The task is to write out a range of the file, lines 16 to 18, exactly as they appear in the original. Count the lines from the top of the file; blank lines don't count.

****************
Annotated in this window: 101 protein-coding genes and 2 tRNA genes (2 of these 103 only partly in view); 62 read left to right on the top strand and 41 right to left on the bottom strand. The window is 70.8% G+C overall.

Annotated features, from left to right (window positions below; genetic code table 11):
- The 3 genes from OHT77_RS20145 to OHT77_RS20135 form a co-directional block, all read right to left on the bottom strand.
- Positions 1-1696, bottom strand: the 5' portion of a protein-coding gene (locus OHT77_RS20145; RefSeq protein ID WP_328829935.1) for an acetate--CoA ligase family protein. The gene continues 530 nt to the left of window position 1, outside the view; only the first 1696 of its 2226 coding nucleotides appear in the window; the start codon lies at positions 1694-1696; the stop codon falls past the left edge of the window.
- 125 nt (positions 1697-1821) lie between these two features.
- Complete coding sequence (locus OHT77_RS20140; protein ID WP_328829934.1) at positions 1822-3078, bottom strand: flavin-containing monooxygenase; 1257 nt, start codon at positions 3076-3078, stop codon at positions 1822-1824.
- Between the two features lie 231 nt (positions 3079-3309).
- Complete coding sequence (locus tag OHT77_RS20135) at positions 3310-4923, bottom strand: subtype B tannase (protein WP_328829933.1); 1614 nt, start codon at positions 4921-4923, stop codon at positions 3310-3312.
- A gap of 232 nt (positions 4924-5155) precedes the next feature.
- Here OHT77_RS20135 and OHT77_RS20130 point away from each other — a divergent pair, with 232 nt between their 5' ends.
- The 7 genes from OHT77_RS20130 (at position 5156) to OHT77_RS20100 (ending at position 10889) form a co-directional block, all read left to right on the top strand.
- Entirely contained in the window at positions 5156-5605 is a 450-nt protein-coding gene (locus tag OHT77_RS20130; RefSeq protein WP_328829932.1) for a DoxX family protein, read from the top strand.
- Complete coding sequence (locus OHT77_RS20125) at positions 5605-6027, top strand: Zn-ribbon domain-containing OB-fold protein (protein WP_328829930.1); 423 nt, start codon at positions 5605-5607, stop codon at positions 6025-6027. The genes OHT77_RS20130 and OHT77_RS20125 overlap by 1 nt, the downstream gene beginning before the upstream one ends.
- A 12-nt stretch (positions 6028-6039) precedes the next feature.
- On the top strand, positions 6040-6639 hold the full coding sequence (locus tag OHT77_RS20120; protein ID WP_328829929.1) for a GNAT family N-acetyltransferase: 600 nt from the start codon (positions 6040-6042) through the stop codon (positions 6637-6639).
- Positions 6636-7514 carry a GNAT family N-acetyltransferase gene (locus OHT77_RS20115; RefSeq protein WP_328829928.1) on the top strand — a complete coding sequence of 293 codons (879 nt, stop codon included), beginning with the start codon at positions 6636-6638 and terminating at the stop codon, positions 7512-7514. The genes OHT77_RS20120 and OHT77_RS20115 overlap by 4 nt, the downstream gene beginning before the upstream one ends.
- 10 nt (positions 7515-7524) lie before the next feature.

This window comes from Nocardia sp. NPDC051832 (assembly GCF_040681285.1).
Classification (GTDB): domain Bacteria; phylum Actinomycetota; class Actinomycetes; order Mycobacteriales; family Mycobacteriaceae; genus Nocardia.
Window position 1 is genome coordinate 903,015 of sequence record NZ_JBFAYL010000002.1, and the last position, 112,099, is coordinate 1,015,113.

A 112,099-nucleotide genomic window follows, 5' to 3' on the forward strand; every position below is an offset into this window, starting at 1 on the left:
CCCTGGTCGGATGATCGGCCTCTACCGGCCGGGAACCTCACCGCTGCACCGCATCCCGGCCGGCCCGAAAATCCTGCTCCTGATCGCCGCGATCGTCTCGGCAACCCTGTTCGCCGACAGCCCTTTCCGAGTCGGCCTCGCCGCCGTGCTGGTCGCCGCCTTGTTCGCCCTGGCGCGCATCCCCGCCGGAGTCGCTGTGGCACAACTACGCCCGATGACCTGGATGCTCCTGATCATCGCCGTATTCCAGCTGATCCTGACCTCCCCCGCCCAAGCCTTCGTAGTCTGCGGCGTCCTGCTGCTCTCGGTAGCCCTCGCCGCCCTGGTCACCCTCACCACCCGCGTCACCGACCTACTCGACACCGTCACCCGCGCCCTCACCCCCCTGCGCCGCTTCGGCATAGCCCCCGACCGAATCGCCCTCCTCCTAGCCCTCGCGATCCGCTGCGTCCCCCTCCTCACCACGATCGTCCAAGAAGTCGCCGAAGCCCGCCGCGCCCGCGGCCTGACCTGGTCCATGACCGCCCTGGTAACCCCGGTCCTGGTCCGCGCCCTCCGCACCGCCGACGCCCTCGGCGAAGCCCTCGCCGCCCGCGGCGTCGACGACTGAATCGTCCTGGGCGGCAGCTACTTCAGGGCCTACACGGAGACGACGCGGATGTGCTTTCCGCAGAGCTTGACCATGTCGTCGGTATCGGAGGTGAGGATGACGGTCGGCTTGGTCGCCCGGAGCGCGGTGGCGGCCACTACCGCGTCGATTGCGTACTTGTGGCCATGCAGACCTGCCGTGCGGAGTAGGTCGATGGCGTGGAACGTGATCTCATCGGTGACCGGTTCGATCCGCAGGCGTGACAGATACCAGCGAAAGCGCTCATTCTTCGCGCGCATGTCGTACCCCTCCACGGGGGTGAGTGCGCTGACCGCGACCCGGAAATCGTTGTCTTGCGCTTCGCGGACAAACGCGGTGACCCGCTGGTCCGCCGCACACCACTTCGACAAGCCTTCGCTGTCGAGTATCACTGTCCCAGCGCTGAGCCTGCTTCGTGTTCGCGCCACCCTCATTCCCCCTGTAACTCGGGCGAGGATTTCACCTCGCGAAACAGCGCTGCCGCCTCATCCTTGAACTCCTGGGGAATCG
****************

- Positions 6636-7514 carry a GNAT family N-acetyltransferase gene (locus OHT77_RS20115; RefSeq protein WP_328829928.1) on the top strand — a complete coding sequence of 293 codons (879 nt, stop codon included), beginning with the start codon at positions 6636-6638 and terminating at the stop codon, positions 7512-7514. The genes OHT77_RS20120 and OHT77_RS20115 overlap by 4 nt, the downstream gene beginning before the upstream one ends.
- 10 nt (positions 7515-7524) lie before the next feature.

This window comes from Nocardia sp. NPDC051832 (assembly GCF_040681285.1).